While I love fighting the good litigation fight, I feel I best serve my clients when I provide advice and counsel on personnel matters to avoid litigation.  I want my clients to know all of the options, and make the best decision from a legal and practical perspective.  If I had to pick a slogan it would be something like: let’s make sure employment actions today do not result in lawsuits tomorrow.

I thoroughly enjoy the times when I am asked to conduct training sessions for both managers and non-management staff.  First, I get to put names and faces together (much of what I do on a daily basis is handled by phone and email), and second, this is my chance to make sure people understand all of the workplace obligations, rights and nuances out there and provides an extra opportunity to educate and avoid litigation.

Here is the stuff that likely matters mostly to other lawyers, but I am keeping it in here in case it matters to someone else out there.  I am an AV-rated attorney, and have been selected to SuperLawyers since 2014.  I have been recognized as a Woman Leader in the Law; a Washington and Baltimore – Labor and Employment Top-Rated Lawyer by ALM Legal Leaders; and have been awarded a perfect “10.0” rating from Avvo.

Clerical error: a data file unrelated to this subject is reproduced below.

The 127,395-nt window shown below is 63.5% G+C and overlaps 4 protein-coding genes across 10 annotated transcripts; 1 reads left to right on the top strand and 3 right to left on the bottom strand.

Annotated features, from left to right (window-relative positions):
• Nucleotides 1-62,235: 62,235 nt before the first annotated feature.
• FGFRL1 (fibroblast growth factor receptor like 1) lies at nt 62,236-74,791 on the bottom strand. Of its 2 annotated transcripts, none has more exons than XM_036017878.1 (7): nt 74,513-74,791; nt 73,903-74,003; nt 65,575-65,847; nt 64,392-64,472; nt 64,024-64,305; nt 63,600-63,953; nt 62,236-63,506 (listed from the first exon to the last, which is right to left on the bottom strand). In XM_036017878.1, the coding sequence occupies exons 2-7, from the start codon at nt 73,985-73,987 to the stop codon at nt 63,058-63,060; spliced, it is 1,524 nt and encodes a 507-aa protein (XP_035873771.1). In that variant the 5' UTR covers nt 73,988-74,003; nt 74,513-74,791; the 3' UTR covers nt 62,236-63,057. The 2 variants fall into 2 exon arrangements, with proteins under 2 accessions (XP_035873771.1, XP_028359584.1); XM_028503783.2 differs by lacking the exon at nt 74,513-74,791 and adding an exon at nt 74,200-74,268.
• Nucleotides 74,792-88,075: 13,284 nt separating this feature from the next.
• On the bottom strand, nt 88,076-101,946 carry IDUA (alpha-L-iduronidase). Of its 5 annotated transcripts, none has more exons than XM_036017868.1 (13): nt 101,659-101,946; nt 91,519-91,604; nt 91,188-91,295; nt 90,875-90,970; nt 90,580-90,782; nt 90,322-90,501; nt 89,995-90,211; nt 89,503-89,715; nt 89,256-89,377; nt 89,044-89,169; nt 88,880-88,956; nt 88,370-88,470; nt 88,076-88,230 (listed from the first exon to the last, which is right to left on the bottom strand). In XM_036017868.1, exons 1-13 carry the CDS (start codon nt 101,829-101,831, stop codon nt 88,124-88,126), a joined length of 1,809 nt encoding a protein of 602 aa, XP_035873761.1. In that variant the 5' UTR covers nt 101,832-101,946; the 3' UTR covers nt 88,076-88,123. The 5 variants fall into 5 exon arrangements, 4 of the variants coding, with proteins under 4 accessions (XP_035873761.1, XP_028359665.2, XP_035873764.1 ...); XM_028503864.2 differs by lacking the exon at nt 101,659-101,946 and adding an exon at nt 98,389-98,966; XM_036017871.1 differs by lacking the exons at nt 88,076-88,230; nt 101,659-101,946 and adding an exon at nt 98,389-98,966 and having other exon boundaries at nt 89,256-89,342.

Once upon a time, I was an adjunct faculty member at the University of Baltimore School of Law, where I taught both Legal Writing and Employment Law.  I no longer teach but I remain connected to UB by serving as a mentor to first year law students.  I really enjoy that; I find law students are much calmer then they were when I was in law school.